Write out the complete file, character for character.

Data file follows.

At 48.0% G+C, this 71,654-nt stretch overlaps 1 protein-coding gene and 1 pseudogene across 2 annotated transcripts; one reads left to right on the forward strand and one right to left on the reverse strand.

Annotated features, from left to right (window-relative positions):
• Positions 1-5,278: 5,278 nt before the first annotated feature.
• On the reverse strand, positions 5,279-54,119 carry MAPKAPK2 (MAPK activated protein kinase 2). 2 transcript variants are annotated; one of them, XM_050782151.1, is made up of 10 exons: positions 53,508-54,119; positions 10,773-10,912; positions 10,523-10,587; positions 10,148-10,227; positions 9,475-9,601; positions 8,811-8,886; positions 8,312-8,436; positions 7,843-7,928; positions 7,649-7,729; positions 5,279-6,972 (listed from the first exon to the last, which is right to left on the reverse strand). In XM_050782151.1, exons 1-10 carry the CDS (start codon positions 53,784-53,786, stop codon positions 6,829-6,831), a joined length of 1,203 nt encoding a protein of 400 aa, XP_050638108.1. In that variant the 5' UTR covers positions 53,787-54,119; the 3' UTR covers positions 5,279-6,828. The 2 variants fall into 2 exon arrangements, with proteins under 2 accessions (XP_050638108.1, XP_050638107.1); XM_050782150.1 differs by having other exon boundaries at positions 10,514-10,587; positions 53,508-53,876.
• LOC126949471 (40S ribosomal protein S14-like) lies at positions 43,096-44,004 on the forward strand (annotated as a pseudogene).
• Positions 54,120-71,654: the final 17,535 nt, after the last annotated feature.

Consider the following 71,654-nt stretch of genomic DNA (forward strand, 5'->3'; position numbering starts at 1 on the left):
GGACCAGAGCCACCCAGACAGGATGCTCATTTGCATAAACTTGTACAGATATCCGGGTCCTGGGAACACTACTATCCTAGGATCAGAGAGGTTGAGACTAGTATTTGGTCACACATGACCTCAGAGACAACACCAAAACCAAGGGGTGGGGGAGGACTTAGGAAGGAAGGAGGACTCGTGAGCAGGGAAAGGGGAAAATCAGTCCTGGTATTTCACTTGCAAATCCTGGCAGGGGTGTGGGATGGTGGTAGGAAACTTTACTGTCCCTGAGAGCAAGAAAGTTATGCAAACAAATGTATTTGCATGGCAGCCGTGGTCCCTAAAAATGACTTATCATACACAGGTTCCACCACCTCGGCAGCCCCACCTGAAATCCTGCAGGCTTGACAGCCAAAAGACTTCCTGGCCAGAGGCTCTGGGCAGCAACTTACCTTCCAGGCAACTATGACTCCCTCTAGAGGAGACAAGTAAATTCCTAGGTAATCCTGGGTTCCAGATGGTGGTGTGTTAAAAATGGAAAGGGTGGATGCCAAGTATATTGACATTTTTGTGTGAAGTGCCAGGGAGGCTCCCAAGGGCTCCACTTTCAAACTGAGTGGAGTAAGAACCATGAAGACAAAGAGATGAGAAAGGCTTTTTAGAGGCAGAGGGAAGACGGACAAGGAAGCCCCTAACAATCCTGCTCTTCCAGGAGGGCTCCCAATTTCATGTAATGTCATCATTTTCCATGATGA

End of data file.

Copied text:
At 48.0% G+C, this 71,654-nt stretch overlaps 1 protein-coding gene and 1 pseudogene across 2 annotated transcripts; one reads left to right on the forward strand and one right to left on the reverse strand.

Annotated features, from left to right (window-relative positions):
• Positions 1-5,278: 5,278 nt before the first annotated feature.
• On the reverse strand, positions 5,279-54,119 carry MAPKAPK2 (MAPK activated protein kinase 2). 2 transcript variants are annotated; one of them, XM_050782151.1, is made up of 10 exons: positions 53,508-54,119; positions 10,773-10,912; positions 10,523-10,587; positions 10,148-10,227; positions 9,475-9,601; positions 8,811-8,886; positions 8,312-8,436; positions 7,843-7,928; positions 7,649-7,729; positions 5,279-6,972 (listed from the first exon to the last, which is right to left on the reverse strand). In XM_050782151.1, exons 1-10 carry the CDS (start codon positions 53,784-53,786, stop codon positions 6,829-6,831), a joined length of 1,203 nt encoding a protein of 400 aa, XP_050638108.1. In that variant the 5' UTR covers positions 53,787-54,119; the 3' UTR covers positions 5,279-6,828. The 2 variants fall into 2 exon arrangements, with proteins under 2 accessions (XP_050638108.1, XP_050638107.1); XM_050782150.1 differs by having other exon boundaries at positions 10,514-10,587; positions 53,508-53,876.
• LOC126949471 (40S ribosomal protein S14-like) lies at positions 43,096-44,004 on the forward strand (annotated as a pseudogene).
• Positions 54,120-71,654: the final 17,535 nt, after the last annotated feature.

Consider the following 71,654-nt stretch of genomic DNA (forward strand, 5'->3'; position numbering starts at 1 on the left):
GGACCAGAGCCACCCAGACAGGATGCTCATTTGCATAAACTTGTACAGATATCCGGGTCCTGGGAACACTACTATCCTAGGATCAGAGAGGTTGAGACTAGTATTTGGTCACACATGACCTCAGAGACAACACCAAAACCAAGGGGTGGGGGAGGACTTAGGAAGGAAGGAGGACTCGTGAGCAGGGAAAGGGGAAAATCAGTCCTGGTATTTCACTTGCAAATCCTGGCAGGGGTGTGGGATGGTGGTAGGAAACTTTACTGTCCCTGAGAGCAAGAAAGTTATGCAAACAAATGTATTTGCATGGCAGCCGTGGTCCCTAAAAATGACTTATCATACACAGGTTCCACCACCTCGGCAGCCCCACCTGAAATCCTGCAGGCTTGACAGCCAAAAGACTTCCTGGCCAGAGGCTCTGGGCAGCAACTTACCTTCCAGGCAACTATGACTCCCTCTAGAGGAGACAAGTAAATTCCTAGGTAATCCTGGGTTCCAGATGGTGGTGTGTTAAAAATGGAAAGGGTGGATGCCAAGTATATTGACATTTTTGTGTGAAGTGCCAGGGAGGCTCCCAAGGGCTCCACTTTCAAACTGAGTGGAGTAAGAACCATGAAGACAAAGAGATGAGAAAGGCTTTTTAGAGGCAGAGGGAAGACGGACAAGGAAGCCCCTAACAATCCTGCTCTTCCAGGAGGGCTCCCAATTTCATGTAATGTCATCATTTTCCATGATGA